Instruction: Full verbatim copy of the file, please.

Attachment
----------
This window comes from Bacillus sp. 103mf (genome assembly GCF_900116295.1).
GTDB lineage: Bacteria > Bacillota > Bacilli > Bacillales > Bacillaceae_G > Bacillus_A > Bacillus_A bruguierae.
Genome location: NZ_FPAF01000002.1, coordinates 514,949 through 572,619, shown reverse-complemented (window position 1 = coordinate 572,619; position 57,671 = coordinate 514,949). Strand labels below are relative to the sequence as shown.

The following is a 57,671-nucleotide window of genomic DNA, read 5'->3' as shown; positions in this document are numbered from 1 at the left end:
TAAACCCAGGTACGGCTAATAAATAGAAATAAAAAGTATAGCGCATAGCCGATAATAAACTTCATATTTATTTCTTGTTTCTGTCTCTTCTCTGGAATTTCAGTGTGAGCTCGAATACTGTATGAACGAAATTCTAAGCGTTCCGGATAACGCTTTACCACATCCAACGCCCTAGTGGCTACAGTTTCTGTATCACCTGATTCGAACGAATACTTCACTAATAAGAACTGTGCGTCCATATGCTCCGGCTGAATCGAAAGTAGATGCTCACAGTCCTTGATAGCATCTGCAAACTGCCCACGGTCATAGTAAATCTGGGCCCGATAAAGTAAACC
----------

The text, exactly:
This window comes from Bacillus sp. 103mf (genome assembly GCF_900116295.1).
GTDB lineage: Bacteria > Bacillota > Bacilli > Bacillales > Bacillaceae_G > Bacillus_A > Bacillus_A bruguierae.
Genome location: NZ_FPAF01000002.1, coordinates 514,949 through 572,619, shown reverse-complemented (window position 1 = coordinate 572,619; position 57,671 = coordinate 514,949). Strand labels below are relative to the sequence as shown.

The following is a 57,671-nucleotide window of genomic DNA, read 5'->3' as shown; positions in this document are numbered from 1 at the left end:
TAAACCCAGGTACGGCTAATAAATAGAAATAAAAAGTATAGCGCATAGCCGATAATAAACTTCATATTTATTTCTTGTTTCTGTCTCTTCTCTGGAATTTCAGTGTGAGCTCGAATACTGTATGAACGAAATTCTAAGCGTTCCGGATAACGCTTTACCACATCCAACGCCCTAGTGGCTACAGTTTCTGTATCACCTGATTCGAACGAATACTTCACTAATAAGAACTGTGCGTCCATATGCTCCGGCTGAATCGAAAGTAGATGCTCACAGTCCTTGATAGCATCTGCAAACTGCCCACGGTCATAGTAAATCTGGGCCCGATAAAGTAAACC